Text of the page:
Business in Ghana

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IMF Might Need Some Answers. GNPC, GNGC, ENI and Due Dilligence

Posted by Business in Ghana on December 14, 2014

By Sydney Casely-Hayford

The news that Ghana’s Parliament approved the deal on the oil and gas project with ENI of Italy could raise important questions related to the Country’s program with the IMF.

There are implications for the budget, even as the price of crude continues to dip below the numbers used to estimate oil revenues to fund the Budget and other sectors, especially social safety nets might be compromised.

Whether subsuming GNGC into GNPC will affect the share of carried and participated interest of GNPC in its contract with ENI and whether there will be an impact on public and publicly guaranteed external debt is a big question.

Parliament already did the unthinkable and passed the $8billion contract with ENI speedily as it does when under pressure from Government to shore immediate cash demands.

The IMF program is struggling to finality, principally on a few key issues. One, the total value of Government debt is still open to debate and whether the composite debt must include liabilities of certain key parastatals such as VRA, GNPC and TOR must still be of concern. As also the debt of key Municipalities and Metropolitan Assemblies.

Two, the projected revenues are a problem with periodic budgets consistently below target and the payroll envelope is still threatening to engulf revenues.

As Parliament ducked the minority call for a stay in loan approval pending the $700million facility in court re: GNPC, the decision begged the question whether anyone had taken a closer look at ENI on the world scope.

In Nigeria, the Eni CEO is being investigated by prosecutors over a Nigerian Oil Deal (Reuters)

CEO Claudio Descalzi is under investigation by Italian prosecutors over alleged international corruption relating to a big Nigerian oil deal.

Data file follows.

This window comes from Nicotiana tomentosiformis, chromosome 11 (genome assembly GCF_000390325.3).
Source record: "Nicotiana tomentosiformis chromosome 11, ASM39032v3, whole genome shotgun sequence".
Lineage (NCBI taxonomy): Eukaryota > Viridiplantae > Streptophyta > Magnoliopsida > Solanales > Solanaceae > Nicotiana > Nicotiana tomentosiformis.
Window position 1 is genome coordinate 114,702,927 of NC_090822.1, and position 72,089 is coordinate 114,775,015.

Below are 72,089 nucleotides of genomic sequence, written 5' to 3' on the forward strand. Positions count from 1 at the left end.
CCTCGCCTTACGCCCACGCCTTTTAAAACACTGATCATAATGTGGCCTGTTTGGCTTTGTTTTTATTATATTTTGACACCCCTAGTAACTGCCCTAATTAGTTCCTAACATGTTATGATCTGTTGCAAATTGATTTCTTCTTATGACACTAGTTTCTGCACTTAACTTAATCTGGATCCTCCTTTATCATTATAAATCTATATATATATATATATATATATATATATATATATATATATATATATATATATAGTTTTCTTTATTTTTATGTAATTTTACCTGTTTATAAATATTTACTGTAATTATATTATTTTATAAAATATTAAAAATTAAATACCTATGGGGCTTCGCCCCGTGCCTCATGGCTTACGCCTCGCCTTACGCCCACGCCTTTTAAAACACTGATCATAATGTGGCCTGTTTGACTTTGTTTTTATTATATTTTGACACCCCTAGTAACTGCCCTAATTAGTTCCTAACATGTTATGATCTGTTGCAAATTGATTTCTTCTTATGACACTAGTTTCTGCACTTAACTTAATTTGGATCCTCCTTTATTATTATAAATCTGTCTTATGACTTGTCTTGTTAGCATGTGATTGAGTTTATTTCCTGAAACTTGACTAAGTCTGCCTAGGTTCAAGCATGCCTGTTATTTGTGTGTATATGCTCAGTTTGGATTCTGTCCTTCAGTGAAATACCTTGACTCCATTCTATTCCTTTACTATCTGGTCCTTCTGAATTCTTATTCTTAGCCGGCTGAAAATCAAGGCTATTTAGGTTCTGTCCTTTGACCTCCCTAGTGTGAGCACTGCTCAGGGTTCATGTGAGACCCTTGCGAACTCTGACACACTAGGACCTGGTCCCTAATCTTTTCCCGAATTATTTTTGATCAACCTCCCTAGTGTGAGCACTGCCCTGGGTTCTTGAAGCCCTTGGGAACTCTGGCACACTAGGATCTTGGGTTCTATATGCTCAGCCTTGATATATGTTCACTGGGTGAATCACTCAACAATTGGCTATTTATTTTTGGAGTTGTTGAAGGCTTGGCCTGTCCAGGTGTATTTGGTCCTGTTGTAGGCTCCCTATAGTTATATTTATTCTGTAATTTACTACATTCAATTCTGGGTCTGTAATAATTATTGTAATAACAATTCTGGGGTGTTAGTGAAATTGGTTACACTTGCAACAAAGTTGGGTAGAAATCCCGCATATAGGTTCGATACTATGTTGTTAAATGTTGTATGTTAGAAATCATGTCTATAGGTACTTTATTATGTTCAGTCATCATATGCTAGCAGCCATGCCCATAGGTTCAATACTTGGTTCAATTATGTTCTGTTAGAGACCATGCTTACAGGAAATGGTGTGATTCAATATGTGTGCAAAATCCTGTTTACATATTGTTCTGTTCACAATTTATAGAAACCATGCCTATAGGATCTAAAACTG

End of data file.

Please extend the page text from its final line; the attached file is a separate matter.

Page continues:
Milan prosecutors opened an investigation into the deal earlier this year and have now widened the net to include new Eni CEO Descalzi in a case relating to its $1.09 billion acquisition of Nigeria’s OPL-245 offshore oil block in 2011.

Descalzi, a long-standing executive at the state-controlled major, took the helm from Paolo Scaroni who is under investigation for alleged corruption in Algeria. Scaroni has denied the charges.

Eni said in a statement its Operations and Technology Officer Roberto Casula was also being investigated.

Bloomberg confirms the story that Eni’s former CEO Scaroni is being probed in Algeria in a corruption case

Scaroni’s home and office were searched as part of the probe, which focuses on 11 billion euros ($14.7 billion) of Saipem contracts and 197 million euros in alleged bribes. Eni is the largest investor in Saipem, Europe’s biggest oil-service provider by market value.

A Global Witness Story

In May 2012, Global Witness pieced together detailed court documents and other evidence that exposed how Nigerian subsidiaries of Royal Dutch Shell and Italian oil giant Eni agreed to pay US$1.092 billion for one of Nigeria’s most lucrative oil blocks, OPL245.

The payment was made by Shell and Eni to the Nigerian government who had a separate agreement to pay the same amount to Malabu Oil and Gas, a company widely believed at the time of the payments to be controlled by convicted money-launderer and former oil minister Chief Dan Etete. In July 2013, a British High Court ruled that Etete was indeed the owner of Malabu Oil & Gas. As Etete had awarded the oil block to Malabu Oil and Gas whilst oil minister during the regime of the corrupt dictator General Abacha, he had effectively given himself one of the most lucrative oil blocks in Nigeria.

Shell and Eni deny paying any money to Malabu Oil and Gas. However, High Court proceedings and other evidence seen by Global Witness reveal that, in reality, Shell and Eni were aware and in agreement that the deal was for the benefit of Malabu, and had even met with Etete face-to-face on several occasions. In fact, testimony heard during the case indicates that an official from Shell previously negotiated directly with Etete over “iced champagne” and that Eni officials had enjoyed a luxurious dinner at a 5-star hotel in Milan with him.

Global Witness believes that the deal was structured primarily to allow Shell and Eni to claim that they had not struck a deal with Etete nor Malabu. Yet in making these payments, Shell and Eni effectively bought the block from Etete for over a billion dollars, therefore ‘monetising’ an asset that was acquired by Malabu Oil and Gas in highly suspicious and possibly illegal circumstances.

Documents seen by Global Witness indicate that over US$801 million of the money transferred to Malabu Oil & Gas was later transferred to a further five shell companies with hidden owners, raising concerns as to who truly benefited from this deal.

It makes you wonder whether we did any due diligence when we awarded ENI an exploratory block and subsequently rushed the deal through Parliament.

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